Tomorrow's potential boaters won't look like the customers you see today. What is your business doing about it?
"There is a seismic shift going on in this country that everyone's talking about...[and] that presents an opportunity to our industry," said Thom Dammrich, president of the National Marine Manufacturers Association (NMMA), in his presentation, "Proven Strategies for Engaging New Markets", at the Marine Marketers of America luncheon during the recent Fort Lauderdale International Boat Show.
That 'seismic shift' is the rapid growth - and relative youth - of minorities within the overall U.S. population. Dammrich is part of the Recreational Boating Leadership Council (RBLC) Task Force that has launched a "New Markets Initiative" this year to help train marine industry professionals in how to market effectively to an increasingly diverse customer base.
Dammrich shared some eye-opening statistics in his presentation. "Hispanics are the largest minority...55 million strong; 17 percent of the total U.S. population...and will grow to 20 percent by 2020," he said.
African-Americans comprise about 14 percent of the U.S. population and are projected to reach 18 percent by 2020, he reported. Asian-Americans are a smaller group, only around 4.2 percent of the total U.S. population; however, they have the highest household income of any racial group.
Asian-Americans, African-Americans and Hispanics also have younger median ages than the majority of the U.S. population, according to recent market research. For example, Dammrich said, "The median age of Hispanics in this country is 29 versus 43 non-Hispanic," concluding, "A younger market is a more diverse market by default."
These statistics inspired the RBLC to produce an educational video with case studies of five marine businesses that are marketing to minorities. Dammrich screened the video, which included a number of tips that might benefit IYBA members.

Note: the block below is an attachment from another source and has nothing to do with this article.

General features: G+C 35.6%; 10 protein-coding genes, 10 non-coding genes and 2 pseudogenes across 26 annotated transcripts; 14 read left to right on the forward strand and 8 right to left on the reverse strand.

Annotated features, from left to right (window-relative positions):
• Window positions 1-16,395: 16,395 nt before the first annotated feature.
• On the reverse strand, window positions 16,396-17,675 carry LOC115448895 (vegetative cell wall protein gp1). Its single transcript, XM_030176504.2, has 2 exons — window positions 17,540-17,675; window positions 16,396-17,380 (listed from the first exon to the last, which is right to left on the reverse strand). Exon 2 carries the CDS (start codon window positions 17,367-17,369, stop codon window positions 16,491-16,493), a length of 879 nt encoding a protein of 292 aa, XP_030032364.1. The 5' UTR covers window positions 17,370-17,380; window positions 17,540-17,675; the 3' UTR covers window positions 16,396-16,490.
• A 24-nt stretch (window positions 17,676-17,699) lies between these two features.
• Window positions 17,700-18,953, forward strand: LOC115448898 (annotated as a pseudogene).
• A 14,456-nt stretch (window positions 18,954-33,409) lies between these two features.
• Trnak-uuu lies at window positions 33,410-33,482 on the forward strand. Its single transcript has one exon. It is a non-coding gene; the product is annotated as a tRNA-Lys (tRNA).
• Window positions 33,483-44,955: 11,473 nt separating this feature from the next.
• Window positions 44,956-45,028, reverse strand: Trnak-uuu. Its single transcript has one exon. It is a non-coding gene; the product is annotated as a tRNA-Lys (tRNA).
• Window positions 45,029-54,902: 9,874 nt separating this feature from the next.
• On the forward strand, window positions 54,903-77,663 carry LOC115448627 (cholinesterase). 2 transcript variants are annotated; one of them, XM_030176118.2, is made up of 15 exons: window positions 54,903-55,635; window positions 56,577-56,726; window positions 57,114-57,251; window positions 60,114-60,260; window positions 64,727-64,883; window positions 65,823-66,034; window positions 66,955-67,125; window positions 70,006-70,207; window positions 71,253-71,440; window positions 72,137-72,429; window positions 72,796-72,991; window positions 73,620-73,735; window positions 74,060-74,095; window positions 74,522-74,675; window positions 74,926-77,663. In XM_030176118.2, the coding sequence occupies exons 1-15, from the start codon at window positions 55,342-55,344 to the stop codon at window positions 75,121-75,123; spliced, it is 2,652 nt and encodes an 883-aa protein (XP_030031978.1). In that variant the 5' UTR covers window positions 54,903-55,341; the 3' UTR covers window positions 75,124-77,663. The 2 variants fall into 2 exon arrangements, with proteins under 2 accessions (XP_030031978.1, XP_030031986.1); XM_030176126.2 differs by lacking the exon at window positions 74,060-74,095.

Increase the comfort level "Our job is to be inclusive...to reflect the communities that we serve," said West Marine CEO & President Matt Hyde in an interview onscreen. West Marine has produced marketing materials that portray more diverse groups enjoying boating than the all-white
models we've seen in ads and magazine spreads in the past. These new materials help to create a feeling of welcome and increase the comfort level for minority group members who might never have considered getting into boating before.
Freedom Boat Club also has expanded its portfolio of marketing materials to include those translated into other languages besides English. "Don't use the 'one size fits all' approach," advised Freedom Boat Club President & CEO John Giglio, who also cautioned against patronizing people for whom English is a second language. "Talk to them in English until they ask if you have someone who speaks their language - Then provide that person," he said.
Bob Pappajohn and the rest of the sales team at M & P Yacht Centre in Vancouver, B.C., Canada, realized that they were ignoring the growing Asian community in their area. So, they increased their own company's diversity by hiring Asian employees. They also began hosting events designed to make Asian clients more comfortable, including serving foods they love and co-branding with products they are passionate about.
Ian Pedersen, marketing manager for The Moorings North America, advised not only reaching out to more diverse cultural and regional groups but also exposing potential new customers to boating at a young age. "Provide low-barrier opportunities to try it out," he said. When marketing to younger prospects, he added, "Cultivate first, don't push the product."
For more information about the Recreational Boating Leadership Council, please visit www.rblc.org.